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FASHION : Politics Just Aren't in His Future

November 17, 1994|DEBRA GENDEL | TIMES FASHION EDITOR

Daryl Hannah is his ideal woman. He dreams mostly in French. And his favorite perfume is Sun Moon Stars.

Who is Karl Lagerfeld?

Good answer! as Richard Dawson used to say.

Lagerfeld touched down in New York recently to promote his astrologically oriented fragrance, and he spoke to us by phone from his penthouse at the Royalton Hotel. "It really is the only place to stay. Upstairs is nice and quiet. Downstairs, you see everybody."

Later that day he held a news conference to answer all those burning questions about fashion and fragrance. After his riot-provoking appearance at the Sorbonne, where students made their contempt for the frivolous world of fashion well-known, was Lagerfeld embarking on a career in politics?

"No, no, no," he said emphatically. "I don't think anybody wants to be a politician anymore, do you? It's not very interesting and nobody likes you."

Besides, Lagerfeld isn't particularly interested in being politic. He's lambasted such iconic designers as Yves Saint Laurent in print; refused to participate in Robert Altman's fashion satire, "Pret-a-Porter" ("I like Altman, but I prefer to see than be in his film"), and said of his New York schedule, "I'm overbooked--like a cheap model."

Speaking of models, Sun Moon Stars spokesgirl Hannah pleased Lagerfeld immensely by looking "even more childlike" in person than in photographs. But maturity can be very salable too. Lagerfeld gleefully noted that an outfit modeled by the legendary Veruschka at the recent Chanel show in Paris was a bestseller.

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A Puff Piece: Tony Curtis immediately accused us of wanting only the anti-wrinkle freebie. To prove we had other motives for attending the Ethocyn launch Tuesday at the Four Seasons in Beverly Hills, we scurried off to talk to some of the 250 or so guests, including celebrities, friends of the publicist and investment bankers. Jill Eikenberry, mistress of ceremonies, said she couldn't be sure if it was the magic vials of wrinkle cream or just downtime that was plumping out her skin. UCLA dermatologist Dr. Richard Strick was so euphoric it raised a few eyebrows and caused us to wonder why Ethocyn inventor Chantal Burnison had such a furrowed brow. Perhaps she got it from squinting through a microscope for 14 years. Or maybe from answering prickly questions like the one tossed out by actress Rue McClanahan, who wanted to know--as TV cameras rolled-- why she had been invited to the luncheon and what was expected of her? Well, some word-of-mouth advertising would be nice, Burnison meekly replied. If it works, we'll let you know.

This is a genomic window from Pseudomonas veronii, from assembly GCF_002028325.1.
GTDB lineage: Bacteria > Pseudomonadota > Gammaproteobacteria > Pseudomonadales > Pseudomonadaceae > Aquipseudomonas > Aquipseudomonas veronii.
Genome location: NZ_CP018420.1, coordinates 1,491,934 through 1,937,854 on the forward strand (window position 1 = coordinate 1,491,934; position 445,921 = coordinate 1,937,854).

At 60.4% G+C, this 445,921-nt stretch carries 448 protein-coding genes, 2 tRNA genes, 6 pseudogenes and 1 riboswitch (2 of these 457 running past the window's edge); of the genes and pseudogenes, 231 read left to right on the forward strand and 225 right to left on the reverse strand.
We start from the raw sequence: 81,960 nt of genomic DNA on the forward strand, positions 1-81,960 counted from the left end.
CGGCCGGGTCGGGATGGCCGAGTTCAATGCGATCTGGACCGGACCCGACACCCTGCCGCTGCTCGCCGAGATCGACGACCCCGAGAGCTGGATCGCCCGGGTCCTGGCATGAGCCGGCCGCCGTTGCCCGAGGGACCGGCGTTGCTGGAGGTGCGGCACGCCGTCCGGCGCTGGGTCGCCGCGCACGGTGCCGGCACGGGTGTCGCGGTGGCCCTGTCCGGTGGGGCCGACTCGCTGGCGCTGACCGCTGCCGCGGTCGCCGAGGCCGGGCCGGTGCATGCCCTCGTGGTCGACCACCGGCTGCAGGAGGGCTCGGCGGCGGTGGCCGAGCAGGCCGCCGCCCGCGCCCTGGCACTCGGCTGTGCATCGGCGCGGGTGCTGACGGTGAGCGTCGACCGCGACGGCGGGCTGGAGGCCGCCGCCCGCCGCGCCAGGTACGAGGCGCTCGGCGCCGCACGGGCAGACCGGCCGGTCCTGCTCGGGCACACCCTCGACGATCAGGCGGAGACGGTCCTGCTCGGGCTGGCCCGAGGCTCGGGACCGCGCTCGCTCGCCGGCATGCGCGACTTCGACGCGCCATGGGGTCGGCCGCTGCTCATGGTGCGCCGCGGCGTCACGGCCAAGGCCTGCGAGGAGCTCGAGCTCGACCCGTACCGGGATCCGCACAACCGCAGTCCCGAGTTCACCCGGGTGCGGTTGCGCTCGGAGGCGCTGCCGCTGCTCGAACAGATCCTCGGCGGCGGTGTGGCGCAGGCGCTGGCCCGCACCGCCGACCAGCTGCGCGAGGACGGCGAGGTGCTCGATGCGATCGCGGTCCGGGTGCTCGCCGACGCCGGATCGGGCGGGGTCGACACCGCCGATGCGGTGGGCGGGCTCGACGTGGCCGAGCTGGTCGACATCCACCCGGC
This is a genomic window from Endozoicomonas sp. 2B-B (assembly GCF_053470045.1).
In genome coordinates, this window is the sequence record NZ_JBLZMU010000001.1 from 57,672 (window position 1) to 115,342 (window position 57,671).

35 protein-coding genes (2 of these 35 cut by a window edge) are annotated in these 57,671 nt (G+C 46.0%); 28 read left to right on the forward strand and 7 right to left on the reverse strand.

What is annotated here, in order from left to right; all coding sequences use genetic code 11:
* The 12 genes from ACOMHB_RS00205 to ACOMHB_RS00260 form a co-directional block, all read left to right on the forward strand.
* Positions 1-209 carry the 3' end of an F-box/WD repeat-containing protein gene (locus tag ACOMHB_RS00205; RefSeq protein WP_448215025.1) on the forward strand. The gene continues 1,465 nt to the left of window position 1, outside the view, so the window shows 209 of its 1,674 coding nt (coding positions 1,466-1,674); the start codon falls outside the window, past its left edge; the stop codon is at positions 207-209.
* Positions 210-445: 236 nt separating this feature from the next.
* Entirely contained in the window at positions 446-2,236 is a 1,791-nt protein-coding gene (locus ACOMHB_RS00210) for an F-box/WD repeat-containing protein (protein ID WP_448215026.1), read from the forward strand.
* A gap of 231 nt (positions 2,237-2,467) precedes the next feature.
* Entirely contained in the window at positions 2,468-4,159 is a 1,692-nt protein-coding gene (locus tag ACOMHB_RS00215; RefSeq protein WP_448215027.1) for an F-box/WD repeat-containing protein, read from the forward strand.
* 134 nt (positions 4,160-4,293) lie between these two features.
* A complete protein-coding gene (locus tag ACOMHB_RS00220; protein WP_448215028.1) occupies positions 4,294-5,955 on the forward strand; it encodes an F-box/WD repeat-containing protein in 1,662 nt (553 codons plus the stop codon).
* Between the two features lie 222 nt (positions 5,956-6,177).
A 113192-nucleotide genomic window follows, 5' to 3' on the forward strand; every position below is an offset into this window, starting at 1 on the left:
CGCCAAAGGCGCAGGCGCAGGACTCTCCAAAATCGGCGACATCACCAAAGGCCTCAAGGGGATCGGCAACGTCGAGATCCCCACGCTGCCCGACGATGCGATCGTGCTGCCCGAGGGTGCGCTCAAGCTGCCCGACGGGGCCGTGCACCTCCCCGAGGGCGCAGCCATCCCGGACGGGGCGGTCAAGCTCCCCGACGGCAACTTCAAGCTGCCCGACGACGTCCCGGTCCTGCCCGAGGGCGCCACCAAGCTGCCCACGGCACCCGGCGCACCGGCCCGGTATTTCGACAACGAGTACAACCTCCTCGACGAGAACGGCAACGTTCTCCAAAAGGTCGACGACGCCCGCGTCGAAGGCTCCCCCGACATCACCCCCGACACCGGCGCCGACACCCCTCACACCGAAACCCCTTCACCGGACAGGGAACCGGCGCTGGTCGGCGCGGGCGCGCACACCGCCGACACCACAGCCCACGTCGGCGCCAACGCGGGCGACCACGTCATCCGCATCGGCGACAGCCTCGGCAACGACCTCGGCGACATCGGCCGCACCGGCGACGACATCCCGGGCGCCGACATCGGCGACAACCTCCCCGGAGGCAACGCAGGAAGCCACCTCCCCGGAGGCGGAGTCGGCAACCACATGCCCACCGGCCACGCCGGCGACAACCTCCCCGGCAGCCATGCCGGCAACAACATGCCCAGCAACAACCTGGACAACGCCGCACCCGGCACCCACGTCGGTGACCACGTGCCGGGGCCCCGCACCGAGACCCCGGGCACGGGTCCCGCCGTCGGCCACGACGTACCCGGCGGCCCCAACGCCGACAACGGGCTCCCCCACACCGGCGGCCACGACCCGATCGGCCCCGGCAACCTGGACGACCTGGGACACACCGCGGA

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I, Fashion Victim: Do you believe in your heart that brown shoes go with a blue dress? Do you own a pair of leopard-print leggings? Is your wardrobe virtually indistinguishable from Zsa Zsa's? If so, step right up and let your fashion victimhood net you $1,500 and a commemorative plaque.

Mr. Blackwell is giving you a chance to claim the prize money and the top spot in a contest connected with his 35th annual Top 10 Worst-Dressed Women list. Fashion victims (age 18 or older, please) must send non-returnable color photos of themselves in all their sartorial glory to Mr. Blackwell at 505 S. Beverly Drive, Suite 164, Beverly Hills, Calif. 90212 by Dec. 31. The lucky winner will top the worst-dressed list on Jan. 10. More information: (310) 271-4755.

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I, Vendela: If you're on the other end of the food chain, the pay is better, of course. Vendela's people called in hushed tones, saying the supermodel was going to have big, big news. They're not allowed to say more, but it's big. Press releases are being typed, interviews scheduled by satellite.

So what's the big deal? Vendela signed with Almay cosmetics to an exclusive multiyear contract. Supermodels sign mega-contracts for millions every day, of course. We asked the Swedish beauty herself, what's the big deal?

"It was unusual to sign with a new company after six years with someone else," the former Elizabeth Arden model said. "It's a radical change. I'm at a crossroad in my life and it was important to have a change."

Almay, which makes inexpensive, hypoallergenic products, was also an understanding company. Vendela has been living in L.A. for the past three years, taking acting classes, and Almay said she could continue to pursue her acting ambitions and charity projects.

The Cosmetic Assn. will get a chance to check out her speaking talents Friday when she hosts the USC Norris breast-cancer benefit at the Regent Beverly Wilshire.

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